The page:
National News

Cohen Is Said to Retain Ex-Prosecutor as Lawyer

Posted June 19, 2018 9:08 p.m. EDT

Michael D. Cohen, President Donald Trump’s longtime personal fixer, has lined up a new lawyer, according to people familiar with the matter. The lawyer, Guy Petrillo, once held a senior role in the same federal prosecutors’ office that has been investigating Cohen for months.

Cohen’s decision to hire Petrillo, who ran the criminal division of the U.S. Attorney’s Office for the Southern District of New York in Manhattan, comes as that office’s inquiry into Cohen is nearing a critical phase. For nearly two months, lawyers for Cohen and Trump have been working with a court-appointed special master in reviewing a vast trove of documents and data files seized from Cohen in April in a series of raids on his office, apartment and hotel room. The review is scheduled to end next week, which would move prosecutors closer to deciding whether to file criminal charges.

It is a common practice for people facing scrutiny by prosecutors to hire lawyers who once worked in the offices investigating them. By bringing on Petrillo, Cohen will now have an advocate who is well positioned to help him navigate any negotiations with the prosecutors who have spent the past several months looking into his business dealings, including hush-money payments that he made to women who claim they had affairs with Trump. Those negotiations may eventually include the question of whether Cohen strikes a deal to cooperate with the government in a separate inquiry by the special counsel, Robert Mueller, into ties between Trump, his associates and Russia.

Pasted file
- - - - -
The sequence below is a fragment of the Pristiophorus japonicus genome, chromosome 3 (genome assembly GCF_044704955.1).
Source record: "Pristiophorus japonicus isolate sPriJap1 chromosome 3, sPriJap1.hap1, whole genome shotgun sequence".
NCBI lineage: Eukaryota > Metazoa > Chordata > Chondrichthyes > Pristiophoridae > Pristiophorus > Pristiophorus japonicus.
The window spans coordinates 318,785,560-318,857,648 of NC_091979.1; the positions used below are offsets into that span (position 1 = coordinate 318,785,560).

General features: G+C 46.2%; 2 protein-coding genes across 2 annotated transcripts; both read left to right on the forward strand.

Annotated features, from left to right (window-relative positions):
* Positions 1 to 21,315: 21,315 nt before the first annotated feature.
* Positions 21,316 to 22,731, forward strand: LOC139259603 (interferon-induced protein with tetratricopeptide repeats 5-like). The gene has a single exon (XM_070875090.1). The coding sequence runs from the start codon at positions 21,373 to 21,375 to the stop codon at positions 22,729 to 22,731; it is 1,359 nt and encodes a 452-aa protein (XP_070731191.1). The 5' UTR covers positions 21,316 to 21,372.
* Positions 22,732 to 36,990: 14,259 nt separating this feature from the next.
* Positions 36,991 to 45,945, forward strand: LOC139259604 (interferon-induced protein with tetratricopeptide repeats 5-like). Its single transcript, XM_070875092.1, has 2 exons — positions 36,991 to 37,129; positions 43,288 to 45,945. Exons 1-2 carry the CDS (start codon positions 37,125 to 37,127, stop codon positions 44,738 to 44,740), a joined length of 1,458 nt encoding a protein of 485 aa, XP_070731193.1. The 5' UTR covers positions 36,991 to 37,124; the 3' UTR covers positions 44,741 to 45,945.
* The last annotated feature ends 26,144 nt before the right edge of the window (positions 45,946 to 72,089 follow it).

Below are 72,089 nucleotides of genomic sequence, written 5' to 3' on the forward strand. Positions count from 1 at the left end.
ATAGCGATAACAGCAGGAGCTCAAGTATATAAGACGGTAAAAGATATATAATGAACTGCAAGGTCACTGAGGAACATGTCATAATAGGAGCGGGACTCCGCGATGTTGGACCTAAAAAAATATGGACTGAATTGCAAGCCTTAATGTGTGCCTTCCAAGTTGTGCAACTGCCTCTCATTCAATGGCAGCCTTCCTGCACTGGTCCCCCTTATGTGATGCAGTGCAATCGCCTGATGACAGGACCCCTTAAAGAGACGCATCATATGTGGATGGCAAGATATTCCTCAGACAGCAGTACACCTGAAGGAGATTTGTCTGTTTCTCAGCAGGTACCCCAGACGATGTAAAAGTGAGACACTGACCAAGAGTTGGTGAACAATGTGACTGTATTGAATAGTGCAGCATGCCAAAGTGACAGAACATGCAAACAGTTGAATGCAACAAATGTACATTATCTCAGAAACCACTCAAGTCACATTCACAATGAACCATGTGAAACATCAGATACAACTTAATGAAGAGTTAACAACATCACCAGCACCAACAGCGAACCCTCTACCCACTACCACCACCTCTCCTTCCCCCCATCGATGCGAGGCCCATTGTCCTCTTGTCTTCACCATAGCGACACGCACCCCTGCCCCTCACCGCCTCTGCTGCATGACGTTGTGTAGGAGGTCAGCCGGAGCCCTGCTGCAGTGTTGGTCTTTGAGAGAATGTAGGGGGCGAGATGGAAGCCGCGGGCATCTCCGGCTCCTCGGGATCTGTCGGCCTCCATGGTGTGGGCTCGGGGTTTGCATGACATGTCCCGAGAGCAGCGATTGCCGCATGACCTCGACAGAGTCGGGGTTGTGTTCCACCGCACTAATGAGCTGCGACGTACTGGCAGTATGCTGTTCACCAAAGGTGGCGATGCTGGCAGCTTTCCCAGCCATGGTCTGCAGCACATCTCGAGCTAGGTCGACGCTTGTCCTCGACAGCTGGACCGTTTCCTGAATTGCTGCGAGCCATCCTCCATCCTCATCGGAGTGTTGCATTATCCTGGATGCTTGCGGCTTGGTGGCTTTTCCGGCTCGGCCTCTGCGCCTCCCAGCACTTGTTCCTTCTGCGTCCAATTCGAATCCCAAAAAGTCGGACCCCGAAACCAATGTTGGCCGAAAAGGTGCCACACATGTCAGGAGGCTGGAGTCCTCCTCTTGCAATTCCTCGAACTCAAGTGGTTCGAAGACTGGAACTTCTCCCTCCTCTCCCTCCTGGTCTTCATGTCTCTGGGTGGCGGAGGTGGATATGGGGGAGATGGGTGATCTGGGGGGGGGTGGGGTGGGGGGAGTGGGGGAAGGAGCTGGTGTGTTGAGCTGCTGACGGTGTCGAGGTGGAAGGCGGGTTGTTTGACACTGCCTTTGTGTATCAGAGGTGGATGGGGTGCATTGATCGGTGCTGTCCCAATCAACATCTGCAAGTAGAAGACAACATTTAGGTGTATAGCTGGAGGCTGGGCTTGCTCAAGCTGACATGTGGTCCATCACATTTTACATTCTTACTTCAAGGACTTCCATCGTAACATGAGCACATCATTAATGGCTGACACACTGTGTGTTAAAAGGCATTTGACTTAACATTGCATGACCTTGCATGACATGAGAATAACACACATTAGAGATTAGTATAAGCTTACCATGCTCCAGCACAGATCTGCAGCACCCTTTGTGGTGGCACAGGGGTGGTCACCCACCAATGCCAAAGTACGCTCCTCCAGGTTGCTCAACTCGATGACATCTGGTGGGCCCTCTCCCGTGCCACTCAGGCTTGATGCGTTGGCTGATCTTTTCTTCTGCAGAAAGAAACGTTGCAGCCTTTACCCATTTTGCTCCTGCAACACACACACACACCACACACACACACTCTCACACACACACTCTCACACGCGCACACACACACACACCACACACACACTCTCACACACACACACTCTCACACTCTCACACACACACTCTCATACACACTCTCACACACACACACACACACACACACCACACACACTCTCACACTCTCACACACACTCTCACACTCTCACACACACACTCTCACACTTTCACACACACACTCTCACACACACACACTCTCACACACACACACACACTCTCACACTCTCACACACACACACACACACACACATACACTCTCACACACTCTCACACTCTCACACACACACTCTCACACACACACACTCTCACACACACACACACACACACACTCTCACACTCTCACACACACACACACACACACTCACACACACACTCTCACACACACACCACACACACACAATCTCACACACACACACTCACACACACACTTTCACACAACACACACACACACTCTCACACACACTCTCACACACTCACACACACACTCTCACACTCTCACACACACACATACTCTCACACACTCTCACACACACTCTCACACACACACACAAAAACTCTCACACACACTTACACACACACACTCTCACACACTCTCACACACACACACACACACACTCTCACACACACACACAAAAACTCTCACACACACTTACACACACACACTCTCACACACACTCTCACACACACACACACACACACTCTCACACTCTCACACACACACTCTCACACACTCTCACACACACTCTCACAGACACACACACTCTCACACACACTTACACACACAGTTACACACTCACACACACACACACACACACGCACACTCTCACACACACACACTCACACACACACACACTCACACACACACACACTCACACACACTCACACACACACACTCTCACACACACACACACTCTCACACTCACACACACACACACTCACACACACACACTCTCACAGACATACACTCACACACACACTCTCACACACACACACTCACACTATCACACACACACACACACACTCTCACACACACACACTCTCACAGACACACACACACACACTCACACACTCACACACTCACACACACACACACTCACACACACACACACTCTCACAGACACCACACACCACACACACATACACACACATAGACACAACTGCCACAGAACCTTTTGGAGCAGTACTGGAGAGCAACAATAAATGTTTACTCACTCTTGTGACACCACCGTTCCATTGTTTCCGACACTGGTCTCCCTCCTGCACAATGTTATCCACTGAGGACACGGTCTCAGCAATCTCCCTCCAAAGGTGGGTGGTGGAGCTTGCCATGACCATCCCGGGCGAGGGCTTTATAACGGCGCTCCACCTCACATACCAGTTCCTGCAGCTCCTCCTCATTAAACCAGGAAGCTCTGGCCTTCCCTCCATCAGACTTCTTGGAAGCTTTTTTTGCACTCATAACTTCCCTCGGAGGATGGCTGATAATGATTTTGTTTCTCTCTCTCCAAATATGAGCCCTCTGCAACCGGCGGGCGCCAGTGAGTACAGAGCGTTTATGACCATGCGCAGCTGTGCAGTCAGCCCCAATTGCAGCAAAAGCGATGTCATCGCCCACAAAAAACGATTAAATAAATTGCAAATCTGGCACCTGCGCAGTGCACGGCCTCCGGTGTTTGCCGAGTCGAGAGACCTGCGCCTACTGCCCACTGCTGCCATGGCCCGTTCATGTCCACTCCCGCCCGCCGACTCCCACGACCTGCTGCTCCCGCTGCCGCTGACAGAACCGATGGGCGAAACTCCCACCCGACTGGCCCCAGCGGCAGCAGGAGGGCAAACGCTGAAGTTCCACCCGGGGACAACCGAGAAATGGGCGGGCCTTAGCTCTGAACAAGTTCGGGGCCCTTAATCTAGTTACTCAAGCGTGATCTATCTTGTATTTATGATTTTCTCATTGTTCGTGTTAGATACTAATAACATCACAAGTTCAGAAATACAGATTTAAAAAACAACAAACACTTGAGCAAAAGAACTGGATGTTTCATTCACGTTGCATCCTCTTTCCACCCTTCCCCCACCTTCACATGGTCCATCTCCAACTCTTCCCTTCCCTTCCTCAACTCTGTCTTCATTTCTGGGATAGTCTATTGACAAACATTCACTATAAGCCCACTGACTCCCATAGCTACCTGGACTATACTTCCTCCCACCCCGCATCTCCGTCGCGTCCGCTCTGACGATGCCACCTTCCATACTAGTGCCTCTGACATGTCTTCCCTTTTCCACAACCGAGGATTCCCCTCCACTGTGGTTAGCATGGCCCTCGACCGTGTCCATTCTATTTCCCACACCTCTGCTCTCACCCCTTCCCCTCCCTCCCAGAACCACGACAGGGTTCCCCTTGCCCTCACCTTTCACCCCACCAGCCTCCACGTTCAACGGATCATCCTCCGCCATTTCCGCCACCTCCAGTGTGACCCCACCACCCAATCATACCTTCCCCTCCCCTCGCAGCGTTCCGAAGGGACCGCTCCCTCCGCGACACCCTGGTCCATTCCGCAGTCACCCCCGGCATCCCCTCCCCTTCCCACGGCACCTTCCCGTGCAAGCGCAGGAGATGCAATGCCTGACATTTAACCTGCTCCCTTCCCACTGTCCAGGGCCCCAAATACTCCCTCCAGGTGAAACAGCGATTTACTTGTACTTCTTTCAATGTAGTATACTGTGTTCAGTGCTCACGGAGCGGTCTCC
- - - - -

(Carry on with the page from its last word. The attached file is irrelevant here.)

For the past few weeks, Cohen had been in discussions with Petrillo, who was “consulting with” him even before he was officially retained, one of the people familiar with the matter said. But Petrillo is not expected to take control of the case until after the document review is finished. The judge, Kimba M. Wood, who is presiding in the matter, has set a tentative deadline of June 25 for the review to be complete.

Petrillo did not respond to several phone calls on Tuesday seeking comment.

Cohen’s change in legal counsel was not unexpected. Last week, it emerged that he was planning to part ways with his current lawyers — a three-person team from the firm of McDermott Will & Emery — partly over a dispute about his legal bills. The Trump family has been paying for the portion of the bills related to the document review, a laborious — and thus expensive — project, but a fight erupted recently over how much it was costing. Under pressure from Wood to speed up their scrutiny of the documents, the McDermott team has for weeks had as many as 15 lawyers and data specialists assigned to the review, some of whom are working around the clock and sleeping in the firm’s office.

Though Cohen had for some time been thinking of hiring a lawyer with strong ties to the U.S. Attorney’s Office in Manhattan, the disagreement with the Trump family over money could serve to further isolate him from Trump at a crucial juncture in the case — a potentially risky development for the president.

Petrillo first joined the Manhattan federal prosecutors’ office in 1990 and became chief of its narcotics unit and then its chief appellate attorney. In 1997, he left to work in private practice for a decade, but then returned to the U.S. Attorney’s Office in 2008 and spent almost two years as the chief of the criminal division.

In 2010, he co-founded his own firm, Petrillo Klein & Boxer, which has handled numerous civil and criminal corporate cases.